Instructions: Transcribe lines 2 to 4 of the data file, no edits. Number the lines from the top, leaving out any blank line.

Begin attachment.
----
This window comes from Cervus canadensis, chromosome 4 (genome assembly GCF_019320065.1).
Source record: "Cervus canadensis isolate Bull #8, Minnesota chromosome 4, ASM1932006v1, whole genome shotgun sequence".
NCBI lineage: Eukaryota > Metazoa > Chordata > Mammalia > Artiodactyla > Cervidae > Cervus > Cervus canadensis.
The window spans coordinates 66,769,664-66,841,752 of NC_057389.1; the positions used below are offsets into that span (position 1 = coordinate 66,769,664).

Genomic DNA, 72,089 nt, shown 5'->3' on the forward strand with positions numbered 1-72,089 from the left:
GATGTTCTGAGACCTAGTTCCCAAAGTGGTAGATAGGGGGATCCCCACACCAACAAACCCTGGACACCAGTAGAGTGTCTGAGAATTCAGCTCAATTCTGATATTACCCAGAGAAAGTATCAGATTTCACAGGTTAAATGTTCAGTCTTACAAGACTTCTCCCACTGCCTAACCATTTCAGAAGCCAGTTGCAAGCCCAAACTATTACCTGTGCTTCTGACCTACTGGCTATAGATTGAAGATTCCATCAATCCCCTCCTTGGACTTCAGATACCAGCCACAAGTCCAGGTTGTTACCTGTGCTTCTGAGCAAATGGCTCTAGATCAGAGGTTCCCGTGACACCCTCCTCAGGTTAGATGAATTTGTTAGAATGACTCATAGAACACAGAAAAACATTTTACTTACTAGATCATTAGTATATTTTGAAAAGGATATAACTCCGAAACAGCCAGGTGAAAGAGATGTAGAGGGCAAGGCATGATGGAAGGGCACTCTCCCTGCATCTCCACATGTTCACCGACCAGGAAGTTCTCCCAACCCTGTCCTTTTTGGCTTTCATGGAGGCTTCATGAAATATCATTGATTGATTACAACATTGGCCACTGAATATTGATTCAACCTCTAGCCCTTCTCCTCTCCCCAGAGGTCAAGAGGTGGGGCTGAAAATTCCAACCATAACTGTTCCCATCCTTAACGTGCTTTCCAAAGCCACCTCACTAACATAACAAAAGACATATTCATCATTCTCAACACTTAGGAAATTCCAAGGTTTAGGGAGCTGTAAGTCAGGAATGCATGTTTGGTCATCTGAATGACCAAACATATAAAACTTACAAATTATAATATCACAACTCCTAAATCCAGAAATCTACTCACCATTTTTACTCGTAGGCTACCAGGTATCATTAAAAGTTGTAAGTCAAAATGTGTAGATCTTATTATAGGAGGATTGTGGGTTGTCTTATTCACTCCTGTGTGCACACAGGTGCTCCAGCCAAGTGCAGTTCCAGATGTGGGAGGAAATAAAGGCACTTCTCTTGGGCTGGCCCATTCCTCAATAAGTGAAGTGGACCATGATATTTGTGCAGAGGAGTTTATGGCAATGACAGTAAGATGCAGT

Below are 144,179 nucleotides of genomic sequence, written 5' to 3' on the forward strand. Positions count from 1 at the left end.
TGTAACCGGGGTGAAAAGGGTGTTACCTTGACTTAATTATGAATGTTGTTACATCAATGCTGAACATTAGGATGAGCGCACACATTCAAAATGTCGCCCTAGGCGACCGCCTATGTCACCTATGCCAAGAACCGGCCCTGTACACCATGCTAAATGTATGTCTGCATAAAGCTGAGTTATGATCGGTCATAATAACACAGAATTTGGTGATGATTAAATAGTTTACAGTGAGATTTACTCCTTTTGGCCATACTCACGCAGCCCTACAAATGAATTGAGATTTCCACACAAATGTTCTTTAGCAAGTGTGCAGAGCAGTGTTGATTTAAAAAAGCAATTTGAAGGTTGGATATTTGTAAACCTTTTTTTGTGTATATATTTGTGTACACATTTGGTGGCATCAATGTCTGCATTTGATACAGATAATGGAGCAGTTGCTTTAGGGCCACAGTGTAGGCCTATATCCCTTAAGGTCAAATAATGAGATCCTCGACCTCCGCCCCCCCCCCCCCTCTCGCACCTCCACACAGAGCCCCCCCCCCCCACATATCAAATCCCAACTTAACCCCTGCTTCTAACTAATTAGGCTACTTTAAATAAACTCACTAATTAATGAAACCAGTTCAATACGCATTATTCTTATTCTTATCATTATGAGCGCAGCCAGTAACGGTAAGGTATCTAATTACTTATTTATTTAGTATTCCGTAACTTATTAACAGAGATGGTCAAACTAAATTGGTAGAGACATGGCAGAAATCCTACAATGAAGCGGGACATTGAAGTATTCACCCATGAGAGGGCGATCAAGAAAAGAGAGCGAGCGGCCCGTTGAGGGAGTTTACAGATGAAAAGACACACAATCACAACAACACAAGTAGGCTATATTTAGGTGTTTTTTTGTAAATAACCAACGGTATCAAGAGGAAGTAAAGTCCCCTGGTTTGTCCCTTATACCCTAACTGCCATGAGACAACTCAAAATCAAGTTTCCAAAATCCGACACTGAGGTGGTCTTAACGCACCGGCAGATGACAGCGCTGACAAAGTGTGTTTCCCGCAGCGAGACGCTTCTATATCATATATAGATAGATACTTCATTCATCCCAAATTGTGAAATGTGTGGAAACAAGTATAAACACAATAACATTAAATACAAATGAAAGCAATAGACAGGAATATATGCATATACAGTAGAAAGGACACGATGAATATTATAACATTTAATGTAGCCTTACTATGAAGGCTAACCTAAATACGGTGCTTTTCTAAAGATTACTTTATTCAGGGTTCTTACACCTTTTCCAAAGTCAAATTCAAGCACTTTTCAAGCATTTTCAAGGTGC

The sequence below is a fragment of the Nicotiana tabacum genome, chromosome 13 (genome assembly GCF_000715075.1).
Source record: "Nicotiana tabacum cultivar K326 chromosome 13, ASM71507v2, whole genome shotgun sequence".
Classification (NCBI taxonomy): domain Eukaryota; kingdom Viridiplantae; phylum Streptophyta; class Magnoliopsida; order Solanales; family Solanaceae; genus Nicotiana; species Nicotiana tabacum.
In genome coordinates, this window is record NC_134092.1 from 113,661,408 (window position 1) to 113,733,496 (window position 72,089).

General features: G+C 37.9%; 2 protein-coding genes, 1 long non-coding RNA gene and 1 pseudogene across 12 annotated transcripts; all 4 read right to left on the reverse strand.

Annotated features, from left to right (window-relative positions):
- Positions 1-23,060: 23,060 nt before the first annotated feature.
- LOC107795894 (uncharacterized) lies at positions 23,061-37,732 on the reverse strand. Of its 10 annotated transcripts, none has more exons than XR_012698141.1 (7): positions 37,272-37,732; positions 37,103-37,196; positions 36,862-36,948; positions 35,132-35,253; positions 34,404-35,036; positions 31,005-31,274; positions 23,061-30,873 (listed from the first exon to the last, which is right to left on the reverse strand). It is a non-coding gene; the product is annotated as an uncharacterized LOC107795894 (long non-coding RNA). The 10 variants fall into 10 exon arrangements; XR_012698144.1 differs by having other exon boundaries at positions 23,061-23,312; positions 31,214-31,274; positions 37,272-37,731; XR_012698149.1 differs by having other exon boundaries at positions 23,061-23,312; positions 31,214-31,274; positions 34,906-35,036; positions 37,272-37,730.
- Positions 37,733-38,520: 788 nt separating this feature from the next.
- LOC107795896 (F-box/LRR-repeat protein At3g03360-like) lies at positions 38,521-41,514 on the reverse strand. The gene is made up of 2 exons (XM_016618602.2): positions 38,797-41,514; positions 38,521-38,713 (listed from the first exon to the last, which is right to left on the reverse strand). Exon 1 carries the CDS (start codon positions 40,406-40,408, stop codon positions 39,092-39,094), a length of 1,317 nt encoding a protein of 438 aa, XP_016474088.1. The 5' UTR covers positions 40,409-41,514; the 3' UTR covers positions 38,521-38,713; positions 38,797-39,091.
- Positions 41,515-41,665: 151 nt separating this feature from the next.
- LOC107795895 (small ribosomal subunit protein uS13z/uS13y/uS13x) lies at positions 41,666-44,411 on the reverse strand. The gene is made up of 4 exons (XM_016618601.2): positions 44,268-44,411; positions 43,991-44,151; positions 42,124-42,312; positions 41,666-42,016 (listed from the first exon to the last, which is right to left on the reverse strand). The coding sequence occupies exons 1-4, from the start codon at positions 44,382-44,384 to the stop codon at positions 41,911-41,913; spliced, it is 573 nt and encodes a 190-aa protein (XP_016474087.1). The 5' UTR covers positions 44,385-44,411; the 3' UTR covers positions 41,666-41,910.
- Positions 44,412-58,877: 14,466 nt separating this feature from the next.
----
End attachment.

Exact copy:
Source record: "Cervus canadensis isolate Bull #8, Minnesota chromosome 4, ASM1932006v1, whole genome shotgun sequence".
NCBI lineage: Eukaryota > Metazoa > Chordata > Mammalia > Artiodactyla > Cervidae > Cervus > Cervus canadensis.
The window spans coordinates 66,769,664-66,841,752 of NC_057389.1; the positions used below are offsets into that span (position 1 = coordinate 66,769,664).